Petros Kausiyo Deputy Sports Editor
ZIFA president Philip Chiyangwa has ended speculation about the future of the association’s chief executive Jonathan Mashingaidze by revealing that he has resisted pressure from some sectors of the domestic game to wield the axe.
There had been mounting speculation in the domestic football that Chiyangwa would, upon assuming office, fire the head of the ZIFA secretariat with some of Mashingaidze’s fiercest critics citing him as the Achilles Heel in the administration of the national game.
Others even suggested that Chiyangwa would not last the distance in his tenure which runs until 2018 if he chose to retain Mashingaidze.
Chiyangwa swept to the biggest football administrative office in the land after thumping his opponents — Trevor Carelse Juul, Leslie Gwindi and James Takavada — in the December 5 election.
Just over two months into office, the Harare property mogul has made it clear he will not be influenced into sacking his secretary-general and instead gave Mashingaidze a vote of confidence during the induction workshop which FIFA held with the new ZIFA board in Nyanga last weekend.
That Chiyangwa and Mashingaidze are expected to team up with ZIFA vice-president Omega Sibanda today when they fly out to Zurich, Switzerland, for the landmark FIFA elections to choose a leader for the world soccer governing body is further testimony of the coordination between the chief executive and his bosses.
The FIFA congress will on Friday cast their ballots to choose Sepp Blatter’s successor.
Crucially for Mashingaidze, Chiyangwa also repeated his faith in his chief executive during a live ZBC television show — Game Plan — on Monday night.
The ZIFA boss said although his board had decided on a staff rationalisation programme to contain the association’s wage bill, Mashingaidze will not be among those that will be shown the exit door.
Chiyangwa yesterday also saluted FIFA development officer for Southern Africa Ashford Mamelodi for the manner in which he conducted the induction course.
“When I came in there was a lot of pressure for me to fire Mashingaidze but I want to stress that as long as I am ZIFA president, he will be here,” Chiyangwa said. “I have an excellent working relationship with him. He is also very good when it comes to communication and writing letters to all stakeholders.
“In fact I have also noticed that nobody has been able to train our staff (at the ZIFA offices) to take everything as business and it is one area which we will help to strengthen.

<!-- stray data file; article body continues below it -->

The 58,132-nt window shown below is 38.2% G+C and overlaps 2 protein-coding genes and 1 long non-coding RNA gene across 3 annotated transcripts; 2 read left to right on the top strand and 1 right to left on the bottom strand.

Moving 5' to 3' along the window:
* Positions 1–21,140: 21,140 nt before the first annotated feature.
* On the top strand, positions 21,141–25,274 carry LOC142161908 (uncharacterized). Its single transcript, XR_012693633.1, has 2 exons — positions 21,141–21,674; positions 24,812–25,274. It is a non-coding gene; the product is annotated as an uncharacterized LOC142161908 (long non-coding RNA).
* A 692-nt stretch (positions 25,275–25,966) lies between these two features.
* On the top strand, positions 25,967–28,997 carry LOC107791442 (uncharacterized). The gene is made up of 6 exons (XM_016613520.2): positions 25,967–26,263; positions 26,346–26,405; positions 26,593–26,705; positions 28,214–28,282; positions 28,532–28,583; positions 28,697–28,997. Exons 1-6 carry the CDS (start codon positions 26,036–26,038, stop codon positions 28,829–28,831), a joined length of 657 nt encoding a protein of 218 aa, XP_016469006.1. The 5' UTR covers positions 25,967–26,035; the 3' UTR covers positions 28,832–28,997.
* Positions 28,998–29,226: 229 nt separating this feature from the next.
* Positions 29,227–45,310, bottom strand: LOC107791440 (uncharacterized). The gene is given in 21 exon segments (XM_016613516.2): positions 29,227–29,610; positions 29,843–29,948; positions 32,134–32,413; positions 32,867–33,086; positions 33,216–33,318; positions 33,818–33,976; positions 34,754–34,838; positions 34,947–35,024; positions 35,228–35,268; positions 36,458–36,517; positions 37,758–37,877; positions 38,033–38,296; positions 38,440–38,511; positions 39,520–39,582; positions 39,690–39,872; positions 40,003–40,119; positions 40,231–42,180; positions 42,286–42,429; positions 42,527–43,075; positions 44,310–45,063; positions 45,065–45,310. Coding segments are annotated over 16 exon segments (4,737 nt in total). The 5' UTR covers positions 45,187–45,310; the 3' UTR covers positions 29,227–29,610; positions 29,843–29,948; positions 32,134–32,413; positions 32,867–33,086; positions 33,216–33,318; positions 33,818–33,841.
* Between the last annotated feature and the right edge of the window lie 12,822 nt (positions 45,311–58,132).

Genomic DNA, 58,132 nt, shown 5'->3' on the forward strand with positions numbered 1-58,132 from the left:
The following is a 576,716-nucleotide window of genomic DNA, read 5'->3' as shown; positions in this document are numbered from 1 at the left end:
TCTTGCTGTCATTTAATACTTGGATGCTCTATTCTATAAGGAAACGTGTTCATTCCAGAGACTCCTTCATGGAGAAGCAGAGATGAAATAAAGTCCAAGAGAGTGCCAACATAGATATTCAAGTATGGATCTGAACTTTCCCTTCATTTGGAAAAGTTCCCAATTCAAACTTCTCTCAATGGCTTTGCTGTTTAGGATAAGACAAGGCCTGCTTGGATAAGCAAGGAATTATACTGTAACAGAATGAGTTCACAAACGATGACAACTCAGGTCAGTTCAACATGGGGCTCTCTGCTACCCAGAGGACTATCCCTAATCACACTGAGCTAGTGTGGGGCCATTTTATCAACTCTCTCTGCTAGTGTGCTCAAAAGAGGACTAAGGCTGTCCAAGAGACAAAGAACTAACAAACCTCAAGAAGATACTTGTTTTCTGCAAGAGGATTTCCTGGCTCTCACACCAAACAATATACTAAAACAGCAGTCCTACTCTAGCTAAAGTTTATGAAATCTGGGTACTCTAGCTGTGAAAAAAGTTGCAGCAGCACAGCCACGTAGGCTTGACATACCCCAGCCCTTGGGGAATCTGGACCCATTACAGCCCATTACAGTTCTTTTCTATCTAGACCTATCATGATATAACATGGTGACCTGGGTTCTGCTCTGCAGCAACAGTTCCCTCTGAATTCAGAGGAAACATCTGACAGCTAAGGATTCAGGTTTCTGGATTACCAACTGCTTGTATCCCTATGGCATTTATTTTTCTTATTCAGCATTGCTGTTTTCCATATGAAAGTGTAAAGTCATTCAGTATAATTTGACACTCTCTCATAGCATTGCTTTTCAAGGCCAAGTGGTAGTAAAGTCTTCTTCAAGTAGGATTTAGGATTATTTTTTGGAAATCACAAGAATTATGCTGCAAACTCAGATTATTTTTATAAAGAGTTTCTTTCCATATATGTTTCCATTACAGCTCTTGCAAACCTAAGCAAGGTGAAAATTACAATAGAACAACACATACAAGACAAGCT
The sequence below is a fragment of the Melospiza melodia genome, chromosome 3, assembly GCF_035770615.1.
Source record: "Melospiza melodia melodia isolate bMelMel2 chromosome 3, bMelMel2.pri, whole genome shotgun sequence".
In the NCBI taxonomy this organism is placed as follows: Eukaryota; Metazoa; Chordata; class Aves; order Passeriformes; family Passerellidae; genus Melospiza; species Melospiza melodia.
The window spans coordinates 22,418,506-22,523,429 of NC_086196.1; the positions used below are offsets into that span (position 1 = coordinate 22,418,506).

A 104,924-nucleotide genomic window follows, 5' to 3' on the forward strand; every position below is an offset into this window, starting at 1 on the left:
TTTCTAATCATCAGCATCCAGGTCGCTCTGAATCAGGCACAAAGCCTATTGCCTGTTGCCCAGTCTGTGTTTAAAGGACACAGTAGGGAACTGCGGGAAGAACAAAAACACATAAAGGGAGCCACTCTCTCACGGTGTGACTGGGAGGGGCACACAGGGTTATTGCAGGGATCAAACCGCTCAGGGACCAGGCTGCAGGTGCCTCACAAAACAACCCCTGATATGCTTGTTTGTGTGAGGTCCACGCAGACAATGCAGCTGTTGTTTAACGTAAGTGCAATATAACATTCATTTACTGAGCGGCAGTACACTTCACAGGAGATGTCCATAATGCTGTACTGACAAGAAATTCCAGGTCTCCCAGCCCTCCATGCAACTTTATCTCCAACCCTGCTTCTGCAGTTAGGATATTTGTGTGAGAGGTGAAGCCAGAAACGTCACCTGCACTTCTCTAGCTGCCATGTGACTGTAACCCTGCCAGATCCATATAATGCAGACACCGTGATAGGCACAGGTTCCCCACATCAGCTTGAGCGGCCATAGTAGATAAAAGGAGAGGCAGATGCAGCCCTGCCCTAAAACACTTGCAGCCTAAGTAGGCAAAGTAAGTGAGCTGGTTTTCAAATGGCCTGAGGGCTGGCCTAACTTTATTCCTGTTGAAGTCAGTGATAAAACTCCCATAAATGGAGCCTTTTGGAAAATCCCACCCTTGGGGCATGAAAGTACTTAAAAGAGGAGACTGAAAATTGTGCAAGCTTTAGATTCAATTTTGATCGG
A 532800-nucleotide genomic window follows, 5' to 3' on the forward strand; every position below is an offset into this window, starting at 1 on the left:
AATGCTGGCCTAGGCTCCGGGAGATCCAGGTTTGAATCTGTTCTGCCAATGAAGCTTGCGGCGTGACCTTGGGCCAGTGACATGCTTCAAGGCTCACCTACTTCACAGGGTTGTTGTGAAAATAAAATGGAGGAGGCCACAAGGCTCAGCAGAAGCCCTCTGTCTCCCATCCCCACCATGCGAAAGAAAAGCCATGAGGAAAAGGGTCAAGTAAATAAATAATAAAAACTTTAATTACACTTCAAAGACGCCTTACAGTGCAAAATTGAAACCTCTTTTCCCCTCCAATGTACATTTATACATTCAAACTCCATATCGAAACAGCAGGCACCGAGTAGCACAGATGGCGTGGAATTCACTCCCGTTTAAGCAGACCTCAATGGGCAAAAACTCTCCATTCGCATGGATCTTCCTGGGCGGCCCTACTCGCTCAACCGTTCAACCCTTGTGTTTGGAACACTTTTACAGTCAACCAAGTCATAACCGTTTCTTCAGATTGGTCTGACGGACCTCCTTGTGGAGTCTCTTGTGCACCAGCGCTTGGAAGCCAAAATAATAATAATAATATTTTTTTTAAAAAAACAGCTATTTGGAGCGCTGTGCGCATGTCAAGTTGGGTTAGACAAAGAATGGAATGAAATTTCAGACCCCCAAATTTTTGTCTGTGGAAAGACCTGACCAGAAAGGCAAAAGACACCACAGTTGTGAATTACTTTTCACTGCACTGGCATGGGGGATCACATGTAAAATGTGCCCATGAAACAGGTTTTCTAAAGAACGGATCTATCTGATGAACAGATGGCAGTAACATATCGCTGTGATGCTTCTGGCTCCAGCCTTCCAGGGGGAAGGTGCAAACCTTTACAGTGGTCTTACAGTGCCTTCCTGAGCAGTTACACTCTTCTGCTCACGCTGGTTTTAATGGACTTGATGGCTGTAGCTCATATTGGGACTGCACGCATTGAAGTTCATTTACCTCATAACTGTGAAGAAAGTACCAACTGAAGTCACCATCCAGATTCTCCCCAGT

“Up until the induction that we had it was like plying your trade in the wilderness and I must say the induction was an eye opener . . . it gave us the parameters that each has to exercise in terms of the roles from the secretariat to the aboard.
“It spelt out the way that we should do business and it explained the many thorny issues and how to resolve those thorny issues for instance when we have appointed the chairmen of sub-committees and how to fill up those committees.
“What came out clear is that the chairmen of committees (ZIFA bard members) will choose members of the committee as they deem fit although I would sanitise that to say when you have the congress you will still need to explain to them.
“There was so much concern that the councillors would choose who goes on the committees,’’ Chiyangwa said.
Mamelodi also lauded the working relationship between Mashingaidze and Chiyangwa stressing that the success of an executive committee normally hinged on the cohesion between its president and the secretary-general.
“The GS (General Secretary) must work closely with the president for the board to succeed. Of course the GS must not just work closely with the president to the exclusion of the rest of the executive committee.
“The executive committee makes decisions and the general secretary implements them but it is not the duty of the board to try and micro-manage the office and if a board no longer makes decisions, it is a sign that the wheels have fallen off.
“I am glad that president Chiyangwa has said he has an excellent working relationship with the chief executive because that is what you need in order to have your decisions implemented to the benefit of football,’’ Mamelodi said.
The FIFA official gave an example of the problems currently haunting the Namibia Football Association where the suspension of long-serving secretary-general Barry Rukoro has caused fissures within the executive committee.
According to reports from Windhoek, president of the NFA Frans Mbidi confirmed the “indefinite suspension of Rukoro from all activities and duties at the secretariat effective from February 10.
Rukoro’s suspension, which has reportedly been revoked, was related to gross insubordination and runs until such time that the disciplinary process is completed.
Chiyangwa also said his board would, during their first meeting with the assembly in April, outline the measures they have taken to wipe of the crippling debt which they inherited when they assumed office.
“I have interfaced with SuperSport and as a country we need to be viable for them. They have made a few provisions which if we can improve on them they can pay more.
“There is also a lot of interest provided that the Warriors and the Mighty Warriors win and attract interest and TV viewership have to be viable.
“So like I said a lot will be shared with the councillors in April,’’ Chiyangwa said.